US 4153492 A
A dry well fuseholder for use with electrical apparatus containing a dielectric liquid. The holder has an outer, liquid-tight, tubular shell and a number of components inside the shell abutting coaxially in the following order: an annular fitting adapted for supporting the fuseholder on the apparatus; an insulating tube; an annular fuse terminal; another insulating tube; and an annular fuse terminal closed at one end. Glass fibers bonded together with epoxy resin are wound over the peripheral surface of the fitting-tube assembly to produce the shell. Seals are located between the fittings and shell near the joints of fittings and tubes. These seals are composed of a material which swells on contact with the dielectric liquid. This is a division, of application Ser. No. 680,209, filed Apr. 26, 1976, now U.S. Pat. No. 4,081,778.
1. A method for producing a leakproof electrical fuseholder having a first annular fitting with fuseholder mounting means thereon, a second conductive annular fitting, a third conductive annular fitting having an end closure, first and second insulating tubes, and a resin bonded filament wound outer shell supporting said fittings and tubes alternately in an abutting coaxial array having a uniform inner cylindrical surface, said method comprising the following steps;
(1) Placing at least one annular seal around the peripheral surface of said first and third fittings near the edge thereof abutting a tube, and placing at least two annular seals around the peripheral surface of said second fitting near the edges thereof abutting the tubes, said seals being composed of a material which swells on contact with a dielectric liquid;
(2) Supporting said fittings and tubes on a mandrel in abutting relation in the following order; first fitting, first tube, second fitting, second tube, and third fitting;
(3) Winding resin impregated filaments in a predetermined geometric pattern over said fittings and tubes to form an elongated shell;
(4) Curing the resin by means of heat to provide a solid wound shell of resin bonded filaments; and
(5) Removing the mandrel.
2. A method according to claim 1 wherein each seal is placed in a preformed annular groove in the fitting in the case of step (1).
3. A method according to claim 2 wherein the peripheral surface of the fitting-tube assembly is wetted with the filament bonding resin prior to filament winding of step (3).
4. A method according to claim 1 wherein a thixotropic sealing medium is applied to the seals and to the joints between fittings and tubes prior to filament winding of step (3).
5. A method according to claim 4 wherein the peripheral surface of the fitting-tube assembly is wetted with the filament bonding resin prior to filament winding of step (3).
6. A method according to claim 1 wherein the peripheral surface of the fitting-tube assembly is wetted with the filament bonding resin prior to filament winding of step (3).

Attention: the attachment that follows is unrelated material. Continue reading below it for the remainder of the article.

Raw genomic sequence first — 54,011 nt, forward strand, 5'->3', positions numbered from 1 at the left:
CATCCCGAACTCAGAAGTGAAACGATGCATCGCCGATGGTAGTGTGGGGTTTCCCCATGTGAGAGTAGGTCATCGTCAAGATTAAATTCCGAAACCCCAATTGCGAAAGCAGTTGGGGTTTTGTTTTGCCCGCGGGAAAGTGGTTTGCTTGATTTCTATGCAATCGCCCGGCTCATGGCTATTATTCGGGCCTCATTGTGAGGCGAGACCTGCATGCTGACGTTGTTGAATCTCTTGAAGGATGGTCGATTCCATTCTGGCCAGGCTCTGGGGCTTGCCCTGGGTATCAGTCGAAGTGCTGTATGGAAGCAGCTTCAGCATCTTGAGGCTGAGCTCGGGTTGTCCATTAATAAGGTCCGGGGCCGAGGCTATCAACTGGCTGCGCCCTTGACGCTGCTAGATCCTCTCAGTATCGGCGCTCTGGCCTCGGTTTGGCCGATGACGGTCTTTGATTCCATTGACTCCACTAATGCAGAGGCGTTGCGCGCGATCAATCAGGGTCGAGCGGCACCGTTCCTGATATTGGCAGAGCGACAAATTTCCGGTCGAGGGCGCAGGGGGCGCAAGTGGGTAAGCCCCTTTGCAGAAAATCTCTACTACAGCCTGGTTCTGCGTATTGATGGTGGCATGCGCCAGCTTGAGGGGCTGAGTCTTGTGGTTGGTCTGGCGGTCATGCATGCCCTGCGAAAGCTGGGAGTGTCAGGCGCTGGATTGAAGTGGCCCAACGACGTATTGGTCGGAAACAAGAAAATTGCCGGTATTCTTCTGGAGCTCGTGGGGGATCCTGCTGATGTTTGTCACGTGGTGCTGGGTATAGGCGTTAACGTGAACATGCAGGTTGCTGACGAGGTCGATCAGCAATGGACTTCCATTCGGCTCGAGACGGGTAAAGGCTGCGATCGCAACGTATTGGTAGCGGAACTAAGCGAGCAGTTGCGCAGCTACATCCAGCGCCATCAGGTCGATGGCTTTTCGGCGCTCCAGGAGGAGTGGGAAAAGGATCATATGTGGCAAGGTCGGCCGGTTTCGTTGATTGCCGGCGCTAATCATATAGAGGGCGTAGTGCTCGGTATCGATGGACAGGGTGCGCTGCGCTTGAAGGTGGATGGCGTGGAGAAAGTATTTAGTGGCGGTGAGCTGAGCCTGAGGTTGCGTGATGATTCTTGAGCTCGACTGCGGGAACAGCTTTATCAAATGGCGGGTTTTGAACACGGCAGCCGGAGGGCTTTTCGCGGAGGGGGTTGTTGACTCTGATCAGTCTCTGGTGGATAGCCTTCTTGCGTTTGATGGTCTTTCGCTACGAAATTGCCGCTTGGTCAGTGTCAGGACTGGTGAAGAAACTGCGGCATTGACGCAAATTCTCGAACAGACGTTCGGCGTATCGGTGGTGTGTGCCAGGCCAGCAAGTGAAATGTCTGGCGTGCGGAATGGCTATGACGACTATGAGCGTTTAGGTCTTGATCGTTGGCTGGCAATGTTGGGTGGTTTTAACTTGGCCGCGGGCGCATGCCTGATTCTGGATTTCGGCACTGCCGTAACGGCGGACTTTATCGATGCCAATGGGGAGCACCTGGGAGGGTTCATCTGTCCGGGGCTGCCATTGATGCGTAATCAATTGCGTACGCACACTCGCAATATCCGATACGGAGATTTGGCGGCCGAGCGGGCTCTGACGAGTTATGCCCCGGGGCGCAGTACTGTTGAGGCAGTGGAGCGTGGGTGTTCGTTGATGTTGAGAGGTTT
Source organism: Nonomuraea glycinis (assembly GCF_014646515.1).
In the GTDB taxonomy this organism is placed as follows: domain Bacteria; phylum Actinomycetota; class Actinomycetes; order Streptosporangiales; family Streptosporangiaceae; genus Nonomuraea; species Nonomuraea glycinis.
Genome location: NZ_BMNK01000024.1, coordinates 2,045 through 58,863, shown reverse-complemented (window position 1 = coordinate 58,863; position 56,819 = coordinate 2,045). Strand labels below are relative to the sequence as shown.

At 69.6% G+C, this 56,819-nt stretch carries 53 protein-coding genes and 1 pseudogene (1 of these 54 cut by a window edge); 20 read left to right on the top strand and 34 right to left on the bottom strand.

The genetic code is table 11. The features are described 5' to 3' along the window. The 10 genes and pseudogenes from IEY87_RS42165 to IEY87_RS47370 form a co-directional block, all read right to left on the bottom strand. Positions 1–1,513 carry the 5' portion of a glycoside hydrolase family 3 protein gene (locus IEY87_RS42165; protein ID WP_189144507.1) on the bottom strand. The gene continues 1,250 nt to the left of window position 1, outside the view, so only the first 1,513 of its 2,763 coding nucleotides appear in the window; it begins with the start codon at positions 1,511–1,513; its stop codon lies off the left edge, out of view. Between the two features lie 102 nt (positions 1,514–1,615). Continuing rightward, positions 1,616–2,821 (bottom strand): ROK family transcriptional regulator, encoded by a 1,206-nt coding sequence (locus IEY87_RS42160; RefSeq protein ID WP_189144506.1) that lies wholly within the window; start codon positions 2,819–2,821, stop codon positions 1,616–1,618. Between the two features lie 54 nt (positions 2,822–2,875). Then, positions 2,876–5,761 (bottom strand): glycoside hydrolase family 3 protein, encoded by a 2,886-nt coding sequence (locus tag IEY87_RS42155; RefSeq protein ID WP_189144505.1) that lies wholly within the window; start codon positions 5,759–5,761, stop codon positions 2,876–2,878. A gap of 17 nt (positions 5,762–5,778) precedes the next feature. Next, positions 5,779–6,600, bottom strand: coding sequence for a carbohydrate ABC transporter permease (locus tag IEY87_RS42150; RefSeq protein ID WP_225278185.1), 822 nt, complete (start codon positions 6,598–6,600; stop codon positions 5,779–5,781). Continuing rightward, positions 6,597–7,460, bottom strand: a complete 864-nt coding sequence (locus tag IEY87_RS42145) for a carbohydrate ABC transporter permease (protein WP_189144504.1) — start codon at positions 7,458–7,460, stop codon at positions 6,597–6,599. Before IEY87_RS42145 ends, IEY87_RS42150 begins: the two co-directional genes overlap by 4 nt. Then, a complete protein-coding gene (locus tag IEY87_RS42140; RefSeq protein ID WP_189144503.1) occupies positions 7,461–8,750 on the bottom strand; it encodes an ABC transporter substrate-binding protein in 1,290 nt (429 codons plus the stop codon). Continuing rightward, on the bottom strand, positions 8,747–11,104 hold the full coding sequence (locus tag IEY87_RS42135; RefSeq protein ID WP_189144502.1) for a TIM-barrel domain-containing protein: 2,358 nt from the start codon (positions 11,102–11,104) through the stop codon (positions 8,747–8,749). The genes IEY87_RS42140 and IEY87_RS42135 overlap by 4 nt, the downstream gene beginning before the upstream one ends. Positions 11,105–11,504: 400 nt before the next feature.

This invention relates to a fluid-tight holder for a current-limiting fuse.
It is known to protect liquid-cooled electrical apparatus such as a pad-mounted distribution transformer with one or more fuses located inside the apparatus enclosure. Each fuse is located inside a liquid-tight holder and the holder is located inside the enclosure at least partially submerged in the liquid coolant. The holder is, in effect, an open ended container secured at its open end over an opening in a wall of the enclosure so the fuse is accessible for replacement without disturbing the apparatus.
This type of fuseholder is a composite structure of a tubular shell made of insulating materials and three fittings. One fitting is a metal fuse terminal which also closes one end of the tube, the second fitting is a means for mounting the open end of the tube on the wall of the apparatus with the tube opening in register with the wall opening, and the third fitting is a metal fuse terminal located between the other two fittings. One known fuseholder is a filament wound structure. This structure is a shell composed of interlaid filaments bonded together with a resinous material and includng the fittings as integral parts of the structure. Glass fibers bonded together with an epoxy or polyester resin are examples of suitable materials. Resin bonded fibers produce a strong structure which is also a good electrical insulator and impervious to the liquid coolant. However, it has proven difficult to produce a filament wound fuseholder which is leakproof at the interfaces of the fittings with the filament wound body. This is believed to be due chiefly to differences in thermal expansion of the fiber-resin materials and the fitting materials. Because the fuseholder is usually in contact with the liquid coolant, it is usually subjected to the same temperatures as the coolant. These temperatures can range from well below freezing to near boiling of water.